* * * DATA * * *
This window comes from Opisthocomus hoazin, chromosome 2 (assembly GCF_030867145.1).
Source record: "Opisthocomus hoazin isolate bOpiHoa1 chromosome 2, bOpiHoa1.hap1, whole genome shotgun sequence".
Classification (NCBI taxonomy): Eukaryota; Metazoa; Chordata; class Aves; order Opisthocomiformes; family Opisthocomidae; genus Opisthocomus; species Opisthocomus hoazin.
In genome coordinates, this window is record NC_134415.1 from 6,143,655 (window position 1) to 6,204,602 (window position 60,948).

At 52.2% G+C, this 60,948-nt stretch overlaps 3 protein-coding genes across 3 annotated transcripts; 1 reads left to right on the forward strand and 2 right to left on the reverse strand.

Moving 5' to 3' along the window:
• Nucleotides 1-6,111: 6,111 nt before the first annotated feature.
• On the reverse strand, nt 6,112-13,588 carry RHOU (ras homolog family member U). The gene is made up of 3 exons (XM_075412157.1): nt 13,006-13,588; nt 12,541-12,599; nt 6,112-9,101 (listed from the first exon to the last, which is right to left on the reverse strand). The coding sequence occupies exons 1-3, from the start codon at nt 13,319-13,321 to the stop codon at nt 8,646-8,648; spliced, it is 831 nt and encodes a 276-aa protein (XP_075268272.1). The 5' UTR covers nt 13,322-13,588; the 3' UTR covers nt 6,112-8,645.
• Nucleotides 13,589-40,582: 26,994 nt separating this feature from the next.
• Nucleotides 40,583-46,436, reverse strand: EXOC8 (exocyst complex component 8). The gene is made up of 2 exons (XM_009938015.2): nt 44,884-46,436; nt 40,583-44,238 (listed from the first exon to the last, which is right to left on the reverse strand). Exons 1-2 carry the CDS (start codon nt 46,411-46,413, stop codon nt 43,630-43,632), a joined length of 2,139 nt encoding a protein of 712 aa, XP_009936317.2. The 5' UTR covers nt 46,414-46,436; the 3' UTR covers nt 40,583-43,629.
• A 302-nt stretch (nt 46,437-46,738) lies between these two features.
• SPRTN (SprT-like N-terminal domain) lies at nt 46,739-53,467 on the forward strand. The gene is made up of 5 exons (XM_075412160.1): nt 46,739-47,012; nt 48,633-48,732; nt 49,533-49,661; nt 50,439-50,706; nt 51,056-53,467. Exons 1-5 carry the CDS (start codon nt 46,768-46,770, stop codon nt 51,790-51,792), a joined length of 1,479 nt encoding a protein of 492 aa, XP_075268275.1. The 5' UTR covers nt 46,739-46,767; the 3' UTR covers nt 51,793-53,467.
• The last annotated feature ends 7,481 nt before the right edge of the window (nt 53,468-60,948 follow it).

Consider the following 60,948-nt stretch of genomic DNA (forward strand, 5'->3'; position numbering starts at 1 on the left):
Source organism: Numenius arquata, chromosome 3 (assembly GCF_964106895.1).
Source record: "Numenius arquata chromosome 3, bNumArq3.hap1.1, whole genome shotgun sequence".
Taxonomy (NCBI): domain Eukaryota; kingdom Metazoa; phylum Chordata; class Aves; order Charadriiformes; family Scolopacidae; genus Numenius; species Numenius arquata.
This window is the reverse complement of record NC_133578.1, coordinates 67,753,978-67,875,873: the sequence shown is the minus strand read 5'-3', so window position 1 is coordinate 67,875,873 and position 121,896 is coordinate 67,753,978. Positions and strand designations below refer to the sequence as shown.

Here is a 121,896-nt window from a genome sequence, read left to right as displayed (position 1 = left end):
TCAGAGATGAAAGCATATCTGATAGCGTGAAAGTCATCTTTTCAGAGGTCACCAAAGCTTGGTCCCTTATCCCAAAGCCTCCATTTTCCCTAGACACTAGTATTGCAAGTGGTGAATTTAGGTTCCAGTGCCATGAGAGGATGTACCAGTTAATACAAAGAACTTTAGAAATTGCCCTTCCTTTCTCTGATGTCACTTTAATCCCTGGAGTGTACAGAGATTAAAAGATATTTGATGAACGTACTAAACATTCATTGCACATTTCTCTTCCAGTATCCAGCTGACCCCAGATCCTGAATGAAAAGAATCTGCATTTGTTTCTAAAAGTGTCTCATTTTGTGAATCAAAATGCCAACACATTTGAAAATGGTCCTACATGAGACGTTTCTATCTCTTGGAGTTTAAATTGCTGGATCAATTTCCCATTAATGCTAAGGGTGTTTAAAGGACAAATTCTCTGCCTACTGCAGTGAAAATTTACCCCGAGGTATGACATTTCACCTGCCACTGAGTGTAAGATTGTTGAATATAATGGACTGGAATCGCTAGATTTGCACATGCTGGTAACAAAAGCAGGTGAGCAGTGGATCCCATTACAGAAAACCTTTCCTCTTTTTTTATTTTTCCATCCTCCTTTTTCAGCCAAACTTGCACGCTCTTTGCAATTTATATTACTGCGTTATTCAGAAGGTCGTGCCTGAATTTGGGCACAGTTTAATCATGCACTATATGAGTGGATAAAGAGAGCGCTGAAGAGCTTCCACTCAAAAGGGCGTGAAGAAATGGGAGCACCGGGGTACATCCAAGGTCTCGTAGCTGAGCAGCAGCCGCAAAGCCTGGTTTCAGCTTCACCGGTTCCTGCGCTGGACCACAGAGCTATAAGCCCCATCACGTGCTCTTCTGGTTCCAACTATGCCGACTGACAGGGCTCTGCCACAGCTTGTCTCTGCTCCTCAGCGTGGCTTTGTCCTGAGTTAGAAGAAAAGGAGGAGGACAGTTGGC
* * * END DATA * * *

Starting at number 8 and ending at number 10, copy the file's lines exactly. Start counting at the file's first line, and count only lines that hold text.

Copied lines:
• On the reverse strand, nt 6,112-13,588 carry RHOU (ras homolog family member U). The gene is made up of 3 exons (XM_075412157.1): nt 13,006-13,588; nt 12,541-12,599; nt 6,112-9,101 (listed from the first exon to the last, which is right to left on the reverse strand). The coding sequence occupies exons 1-3, from the start codon at nt 13,319-13,321 to the stop codon at nt 8,646-8,648; spliced, it is 831 nt and encodes a 276-aa protein (XP_075268272.1). The 5' UTR covers nt 13,322-13,588; the 3' UTR covers nt 6,112-8,645.
• Nucleotides 13,589-40,582: 26,994 nt separating this feature from the next.
• Nucleotides 40,583-46,436, reverse strand: EXOC8 (exocyst complex component 8). The gene is made up of 2 exons (XM_009938015.2): nt 44,884-46,436; nt 40,583-44,238 (listed from the first exon to the last, which is right to left on the reverse strand). Exons 1-2 carry the CDS (start codon nt 46,411-46,413, stop codon nt 43,630-43,632), a joined length of 2,139 nt encoding a protein of 712 aa, XP_009936317.2. The 5' UTR covers nt 46,414-46,436; the 3' UTR covers nt 40,583-43,629.